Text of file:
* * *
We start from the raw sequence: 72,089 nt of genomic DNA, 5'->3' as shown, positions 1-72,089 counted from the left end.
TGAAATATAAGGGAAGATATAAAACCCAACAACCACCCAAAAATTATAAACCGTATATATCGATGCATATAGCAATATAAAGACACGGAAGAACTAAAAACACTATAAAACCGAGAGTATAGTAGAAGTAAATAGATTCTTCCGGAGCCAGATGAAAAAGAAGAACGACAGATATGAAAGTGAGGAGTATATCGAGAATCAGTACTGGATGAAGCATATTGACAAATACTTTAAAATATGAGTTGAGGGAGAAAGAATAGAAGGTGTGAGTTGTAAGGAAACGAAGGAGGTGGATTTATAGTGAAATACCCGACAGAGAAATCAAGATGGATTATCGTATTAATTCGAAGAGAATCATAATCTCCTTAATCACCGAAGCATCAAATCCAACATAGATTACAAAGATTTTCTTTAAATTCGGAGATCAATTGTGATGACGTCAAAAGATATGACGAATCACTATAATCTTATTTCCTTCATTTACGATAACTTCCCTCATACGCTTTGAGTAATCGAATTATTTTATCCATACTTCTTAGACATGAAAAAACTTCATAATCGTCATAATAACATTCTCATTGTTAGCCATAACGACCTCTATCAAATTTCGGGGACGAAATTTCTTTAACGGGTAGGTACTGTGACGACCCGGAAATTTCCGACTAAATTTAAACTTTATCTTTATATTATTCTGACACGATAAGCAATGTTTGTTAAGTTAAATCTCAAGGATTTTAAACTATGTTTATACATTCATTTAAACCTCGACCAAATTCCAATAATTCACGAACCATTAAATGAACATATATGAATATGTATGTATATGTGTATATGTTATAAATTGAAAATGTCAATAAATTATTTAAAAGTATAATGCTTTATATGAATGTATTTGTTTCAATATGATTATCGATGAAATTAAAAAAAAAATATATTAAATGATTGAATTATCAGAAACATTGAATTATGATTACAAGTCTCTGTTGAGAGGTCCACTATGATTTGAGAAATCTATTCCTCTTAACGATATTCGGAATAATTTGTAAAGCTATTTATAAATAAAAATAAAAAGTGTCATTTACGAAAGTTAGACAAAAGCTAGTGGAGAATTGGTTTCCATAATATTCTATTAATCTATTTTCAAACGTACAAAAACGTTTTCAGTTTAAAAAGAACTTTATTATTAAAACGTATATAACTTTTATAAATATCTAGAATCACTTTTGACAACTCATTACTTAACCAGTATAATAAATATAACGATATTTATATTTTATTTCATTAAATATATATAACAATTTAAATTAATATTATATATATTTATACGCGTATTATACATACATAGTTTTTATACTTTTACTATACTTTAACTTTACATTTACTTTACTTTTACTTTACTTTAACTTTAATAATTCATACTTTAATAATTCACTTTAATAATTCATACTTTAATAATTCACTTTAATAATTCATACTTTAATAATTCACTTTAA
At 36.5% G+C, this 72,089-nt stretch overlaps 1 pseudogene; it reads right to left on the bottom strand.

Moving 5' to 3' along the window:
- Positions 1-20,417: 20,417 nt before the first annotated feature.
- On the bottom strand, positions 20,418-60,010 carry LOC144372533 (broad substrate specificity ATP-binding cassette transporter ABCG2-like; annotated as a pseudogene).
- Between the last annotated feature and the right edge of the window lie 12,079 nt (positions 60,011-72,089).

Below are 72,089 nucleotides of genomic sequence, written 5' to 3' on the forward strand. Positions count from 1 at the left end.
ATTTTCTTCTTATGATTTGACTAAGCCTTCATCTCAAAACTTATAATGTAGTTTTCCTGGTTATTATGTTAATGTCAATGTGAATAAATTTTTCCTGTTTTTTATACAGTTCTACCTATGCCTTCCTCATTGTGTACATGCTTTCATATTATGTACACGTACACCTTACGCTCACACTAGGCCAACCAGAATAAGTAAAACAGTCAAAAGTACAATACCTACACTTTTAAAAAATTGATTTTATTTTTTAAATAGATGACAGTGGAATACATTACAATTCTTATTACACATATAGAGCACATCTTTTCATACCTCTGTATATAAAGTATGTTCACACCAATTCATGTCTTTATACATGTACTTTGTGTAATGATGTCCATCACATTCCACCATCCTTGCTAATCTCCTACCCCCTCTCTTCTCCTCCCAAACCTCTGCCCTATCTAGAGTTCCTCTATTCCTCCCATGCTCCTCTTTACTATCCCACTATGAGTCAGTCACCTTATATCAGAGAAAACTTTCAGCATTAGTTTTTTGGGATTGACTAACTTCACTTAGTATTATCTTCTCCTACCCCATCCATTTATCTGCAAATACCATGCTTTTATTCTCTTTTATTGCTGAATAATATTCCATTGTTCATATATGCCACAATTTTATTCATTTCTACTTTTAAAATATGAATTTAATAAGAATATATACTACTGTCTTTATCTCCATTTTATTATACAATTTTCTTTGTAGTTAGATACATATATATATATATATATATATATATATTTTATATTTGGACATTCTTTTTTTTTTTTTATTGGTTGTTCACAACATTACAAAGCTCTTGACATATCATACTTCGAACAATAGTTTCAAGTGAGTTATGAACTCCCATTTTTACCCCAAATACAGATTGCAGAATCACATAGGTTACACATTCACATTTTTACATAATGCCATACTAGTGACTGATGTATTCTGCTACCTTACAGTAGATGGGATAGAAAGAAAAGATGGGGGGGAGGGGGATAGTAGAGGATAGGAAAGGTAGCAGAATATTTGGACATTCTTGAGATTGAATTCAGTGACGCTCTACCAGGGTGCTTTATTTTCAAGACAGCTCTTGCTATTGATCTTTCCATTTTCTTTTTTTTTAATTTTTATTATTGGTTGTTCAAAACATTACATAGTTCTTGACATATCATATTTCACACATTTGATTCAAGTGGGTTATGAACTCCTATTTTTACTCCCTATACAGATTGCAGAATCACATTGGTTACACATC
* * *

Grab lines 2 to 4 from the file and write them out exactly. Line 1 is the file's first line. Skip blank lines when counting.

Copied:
TGAAATATAAGGGAAGATATAAAACCCAACAACCACCCAAAAATTATAAACCGTATATATCGATGCATATAGCAATATAAAGACACGGAAGAACTAAAAACACTATAAAACCGAGAGTATAGTAGAAGTAAATAGATTCTTCCGGAGCCAGATGAAAAAGAAGAACGACAGATATGAAAGTGAGGAGTATATCGAGAATCAGTACTGGATGAAGCATATTGACAAATACTTTAAAATATGAGTTGAGGGAGAAAGAATAGAAGGTGTGAGTTGTAAGGAAACGAAGGAGGTGGATTTATAGTGAAATACCCGACAGAGAAATCAAGATGGATTATCGTATTAATTCGAAGAGAATCATAATCTCCTTAATCACCGAAGCATCAAATCCAACATAGATTACAAAGATTTTCTTTAAATTCGGAGATCAATTGTGATGACGTCAAAAGATATGACGAATCACTATAATCTTATTTCCTTCATTTACGATAACTTCCCTCATACGCTTTGAGTAATCGAATTATTTTATCCATACTTCTTAGACATGAAAAAACTTCATAATCGTCATAATAACATTCTCATTGTTAGCCATAACGACCTCTATCAAATTTCGGGGACGAAATTTCTTTAACGGGTAGGTACTGTGACGACCCGGAAATTTCCGACTAAATTTAAACTTTATCTTTATATTATTCTGACACGATAAGCAATGTTTGTTAAGTTAAATCTCAAGGATTTTAAACTATGTTTATACATTCATTTAAACCTCGACCAAATTCCAATAATTCACGAACCATTAAATGAACATATATGAATATGTATGTATATGTGTATATGTTATAAATTGAAAATGTCAATAAATTATTTAAAAGTATAATGCTTTATATGAATGTATTTGTTTCAATATGATTATCGATGAAATTAAAAAAAAAATATATTAAATGATTGAATTATCAGAAACATTGAATTATGATTACAAGTCTCTGTTGAGAGGTCCACTATGATTTGAGAAATCTATTCCTCTTAACGATATTCGGAATAATTTGTAAAGCTATTTATAAATAAAAATAAAAAGTGTCATTTACGAAAGTTAGACAAAAGCTAGTGGAGAATTGGTTTCCATAATATTCTATTAATCTATTTTCAAACGTACAAAAACGTTTTCAGTTTAAAAAGAACTTTATTATTAAAACGTATATAACTTTTATAAATATCTAGAATCACTTTTGACAACTCATTACTTAACCAGTATAATAAATATAACGATATTTATATTTTATTTCATTAAATATATATAACAATTTAAATTAATATTATATATATTTATACGCGTATTATACATACATAGTTTTTATACTTTTACTATACTTTAACTTTACATTTACTTTACTTTTACTTTACTTTAACTTTAATAATTCATACTTTAATAATTCACTTTAATAATTCATACTTTAATAATTCACTTTAATAATTCATACTTTAATAATTCACTTTAA
At 36.5% G+C, this 72,089-nt stretch overlaps 1 pseudogene; it reads right to left on the bottom strand.

Moving 5' to 3' along the window: